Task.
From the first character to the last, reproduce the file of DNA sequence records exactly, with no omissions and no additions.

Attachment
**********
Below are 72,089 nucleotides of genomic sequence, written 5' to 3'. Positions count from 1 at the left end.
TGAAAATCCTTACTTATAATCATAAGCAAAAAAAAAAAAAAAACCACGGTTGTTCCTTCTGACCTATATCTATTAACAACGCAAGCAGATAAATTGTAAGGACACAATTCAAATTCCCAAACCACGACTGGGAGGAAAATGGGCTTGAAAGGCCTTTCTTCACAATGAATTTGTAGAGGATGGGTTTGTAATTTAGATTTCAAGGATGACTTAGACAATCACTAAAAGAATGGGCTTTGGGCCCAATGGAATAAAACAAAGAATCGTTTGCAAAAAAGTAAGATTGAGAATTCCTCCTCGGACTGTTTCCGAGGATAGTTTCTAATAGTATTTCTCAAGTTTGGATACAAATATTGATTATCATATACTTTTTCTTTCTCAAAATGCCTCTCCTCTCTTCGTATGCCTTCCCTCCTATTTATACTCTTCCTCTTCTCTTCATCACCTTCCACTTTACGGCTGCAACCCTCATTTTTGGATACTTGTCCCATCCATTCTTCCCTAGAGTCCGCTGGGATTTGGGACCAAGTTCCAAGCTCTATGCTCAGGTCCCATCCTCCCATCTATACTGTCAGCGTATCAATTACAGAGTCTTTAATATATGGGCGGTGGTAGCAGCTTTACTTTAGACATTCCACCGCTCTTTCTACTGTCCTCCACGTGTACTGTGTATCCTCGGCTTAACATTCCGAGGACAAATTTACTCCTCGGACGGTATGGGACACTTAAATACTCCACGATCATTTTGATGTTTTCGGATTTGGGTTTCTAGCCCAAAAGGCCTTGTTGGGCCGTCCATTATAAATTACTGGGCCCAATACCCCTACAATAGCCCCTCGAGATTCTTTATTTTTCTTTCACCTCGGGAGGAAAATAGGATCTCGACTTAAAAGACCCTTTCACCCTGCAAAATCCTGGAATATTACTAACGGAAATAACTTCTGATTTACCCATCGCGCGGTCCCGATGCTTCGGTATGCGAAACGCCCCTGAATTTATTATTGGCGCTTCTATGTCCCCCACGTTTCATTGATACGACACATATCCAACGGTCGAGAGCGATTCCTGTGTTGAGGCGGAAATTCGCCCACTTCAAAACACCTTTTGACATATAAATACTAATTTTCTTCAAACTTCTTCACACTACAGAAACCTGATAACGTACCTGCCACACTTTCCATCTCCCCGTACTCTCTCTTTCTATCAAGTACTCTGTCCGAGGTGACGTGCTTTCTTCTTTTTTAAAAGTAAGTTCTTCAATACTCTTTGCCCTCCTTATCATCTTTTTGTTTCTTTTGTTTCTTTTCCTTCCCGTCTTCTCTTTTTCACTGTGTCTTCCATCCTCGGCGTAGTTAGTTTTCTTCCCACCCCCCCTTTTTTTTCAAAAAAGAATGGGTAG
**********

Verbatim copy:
Below are 72,089 nucleotides of genomic sequence, written 5' to 3'. Positions count from 1 at the left end.
TGAAAATCCTTACTTATAATCATAAGCAAAAAAAAAAAAAAAACCACGGTTGTTCCTTCTGACCTATATCTATTAACAACGCAAGCAGATAAATTGTAAGGACACAATTCAAATTCCCAAACCACGACTGGGAGGAAAATGGGCTTGAAAGGCCTTTCTTCACAATGAATTTGTAGAGGATGGGTTTGTAATTTAGATTTCAAGGATGACTTAGACAATCACTAAAAGAATGGGCTTTGGGCCCAATGGAATAAAACAAAGAATCGTTTGCAAAAAAGTAAGATTGAGAATTCCTCCTCGGACTGTTTCCGAGGATAGTTTCTAATAGTATTTCTCAAGTTTGGATACAAATATTGATTATCATATACTTTTTCTTTCTCAAAATGCCTCTCCTCTCTTCGTATGCCTTCCCTCCTATTTATACTCTTCCTCTTCTCTTCATCACCTTCCACTTTACGGCTGCAACCCTCATTTTTGGATACTTGTCCCATCCATTCTTCCCTAGAGTCCGCTGGGATTTGGGACCAAGTTCCAAGCTCTATGCTCAGGTCCCATCCTCCCATCTATACTGTCAGCGTATCAATTACAGAGTCTTTAATATATGGGCGGTGGTAGCAGCTTTACTTTAGACATTCCACCGCTCTTTCTACTGTCCTCCACGTGTACTGTGTATCCTCGGCTTAACATTCCGAGGACAAATTTACTCCTCGGACGGTATGGGACACTTAAATACTCCACGATCATTTTGATGTTTTCGGATTTGGGTTTCTAGCCCAAAAGGCCTTGTTGGGCCGTCCATTATAAATTACTGGGCCCAATACCCCTACAATAGCCCCTCGAGATTCTTTATTTTTCTTTCACCTCGGGAGGAAAATAGGATCTCGACTTAAAAGACCCTTTCACCCTGCAAAATCCTGGAATATTACTAACGGAAATAACTTCTGATTTACCCATCGCGCGGTCCCGATGCTTCGGTATGCGAAACGCCCCTGAATTTATTATTGGCGCTTCTATGTCCCCCACGTTTCATTGATACGACACATATCCAACGGTCGAGAGCGATTCCTGTGTTGAGGCGGAAATTCGCCCACTTCAAAACACCTTTTGACATATAAATACTAATTTTCTTCAAACTTCTTCACACTACAGAAACCTGATAACGTACCTGCCACACTTTCCATCTCCCCGTACTCTCTCTTTCTATCAAGTACTCTGTCCGAGGTGACGTGCTTTCTTCTTTTTTAAAAGTAAGTTCTTCAATACTCTTTGCCCTCCTTATCATCTTTTTGTTTCTTTTGTTTCTTTTCCTTCCCGTCTTCTCTTTTTCACTGTGTCTTCCATCCTCGGCGTAGTTAGTTTTCTTCCCACCCCCCCTTTTTTTTCAAAAAAGAATGGGTAG